As a firm of engineers and architects specializing in exterior restoration (including Local Law 11, or FISP repairs), SUPERSTRUCTURES has become the go-to choice of innumerable “professional” clients—large city, state, and federal agencies with design and construction professionals in-house.
But we also work with many private, residential clients represented by co-op or condo boards. Such boards have special relationships to their properties because they personally invest and live in them. SUPERSTRUCTURES understands this relationship because our founding principals have served as the presidents of their own co-op and condo boards of significant Manhattan buildings. We know that selecting and working with contractors for exterior restoration projects can be a challenge for such boards, whether or not they happen to have design professionals or contractors in their ranks.
SUPERSTRUCTURES has worked with hundreds of contractors in our nearly four decades providing professional architecture and engineering services. Based on this extensive experience, we offer the following guidance to help residential clients raise the bar when securing contractors—a primer on acting as professional clients in their own interest.
The quality of any final restoration product relies heavily on the quality of the chosen contractor. In theory, any contractor who bids on a project is proposing a fixed price to deliver exactly the work that is delineated in the construction documents (CDs) prepared by the engineer or architect. The means and methods by which a contractor achieves the finished product (staffing, rigging, sequencing, etc.) are the responsibility of that contractor. All else being equal, all bidding contractors should produce the same final result. But that’s in a perfect world. In this one, contractors come in a full spectrum of quality.
At the low end of the spectrum is the nightmare contractor, one who completely disregards the CDs, substitutes inferior materials for those specified, and performs improper work—e.g. installs a new roof membrane without removing the old one to be replaced, provides two layers of roofing membrane when three are specified, or does not include components like masonry anchors that will be hidden in the final installation, and therefore not subject to inspection.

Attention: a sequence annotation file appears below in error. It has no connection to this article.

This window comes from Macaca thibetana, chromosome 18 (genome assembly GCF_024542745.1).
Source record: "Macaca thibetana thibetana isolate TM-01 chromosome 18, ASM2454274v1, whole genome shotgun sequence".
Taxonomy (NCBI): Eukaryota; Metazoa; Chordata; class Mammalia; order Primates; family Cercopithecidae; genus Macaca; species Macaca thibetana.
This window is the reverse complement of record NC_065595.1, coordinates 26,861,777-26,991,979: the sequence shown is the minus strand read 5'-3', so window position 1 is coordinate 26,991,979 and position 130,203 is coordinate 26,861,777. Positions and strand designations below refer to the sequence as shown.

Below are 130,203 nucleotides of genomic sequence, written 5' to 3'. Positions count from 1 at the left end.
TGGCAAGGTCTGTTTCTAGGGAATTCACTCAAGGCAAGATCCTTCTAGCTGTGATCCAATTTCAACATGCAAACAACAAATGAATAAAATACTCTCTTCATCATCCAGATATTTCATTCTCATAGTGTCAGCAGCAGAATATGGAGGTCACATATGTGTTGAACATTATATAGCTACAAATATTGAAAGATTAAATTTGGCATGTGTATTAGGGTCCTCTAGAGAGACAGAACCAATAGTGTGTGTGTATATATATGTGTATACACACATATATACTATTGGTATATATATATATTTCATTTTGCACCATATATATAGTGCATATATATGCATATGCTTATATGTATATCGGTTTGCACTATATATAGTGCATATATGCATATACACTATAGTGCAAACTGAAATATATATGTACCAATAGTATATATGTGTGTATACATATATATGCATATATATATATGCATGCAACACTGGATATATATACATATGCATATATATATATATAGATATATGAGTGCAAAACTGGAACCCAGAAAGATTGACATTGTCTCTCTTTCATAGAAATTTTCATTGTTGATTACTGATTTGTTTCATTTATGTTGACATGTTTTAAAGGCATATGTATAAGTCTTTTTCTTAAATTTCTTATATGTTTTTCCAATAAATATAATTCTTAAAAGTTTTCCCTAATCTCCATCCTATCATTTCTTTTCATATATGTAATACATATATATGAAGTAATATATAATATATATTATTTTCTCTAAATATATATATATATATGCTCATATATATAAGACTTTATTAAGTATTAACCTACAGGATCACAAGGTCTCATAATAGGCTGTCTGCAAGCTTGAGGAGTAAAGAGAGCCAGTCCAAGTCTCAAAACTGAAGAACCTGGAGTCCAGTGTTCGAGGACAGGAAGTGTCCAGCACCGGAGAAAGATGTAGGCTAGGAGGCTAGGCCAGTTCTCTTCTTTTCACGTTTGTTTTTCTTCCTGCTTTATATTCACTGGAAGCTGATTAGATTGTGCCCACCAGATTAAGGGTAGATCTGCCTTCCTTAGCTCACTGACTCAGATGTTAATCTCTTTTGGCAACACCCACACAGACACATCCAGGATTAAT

A low-end contractor ignores the project for days at a time because its staff is doing catch-up work on other projects. A low-end contractor is concerned only with the short-term bottom line, not with establishing a reputation, and views contracting as a money-making opportunity, not a calling.
A mid-range contractor will complete the project as designed and close to schedule. There might be a few complaints about imperfect clean up at the end of the day, or a less-than-immaculate work site. A mid-range contractor might propose some less expensive substitutions that are ultimately accepted or rejected by the design professional, but will ultimately respect the professional’s decision. Contractors at the lower end of the mid range might require a greater site presence by the engineer or architect during construction. Often, the additional professional fees are more than offset by the savings in the contractor’s price.
The perfect contractor—the most desirable for any client—completes the project on time, exactly as specified in the CDs. If a particular condition is not shown on the CDs, they extrapolate properly from the details that are shown. They maintain an immaculate work site, minimizing disturbance to building occupants. They might know of a preferred product for certain purpose, but do not substitute the product without approval of the engineer. Paper work— submittals, invoicing, etc.—is timely and correct. They maintain internal quality control and select their employees carefully.
Subsequent posts in this series will offer insights on contractor price, change orders, and construction observation. Stay tuned.
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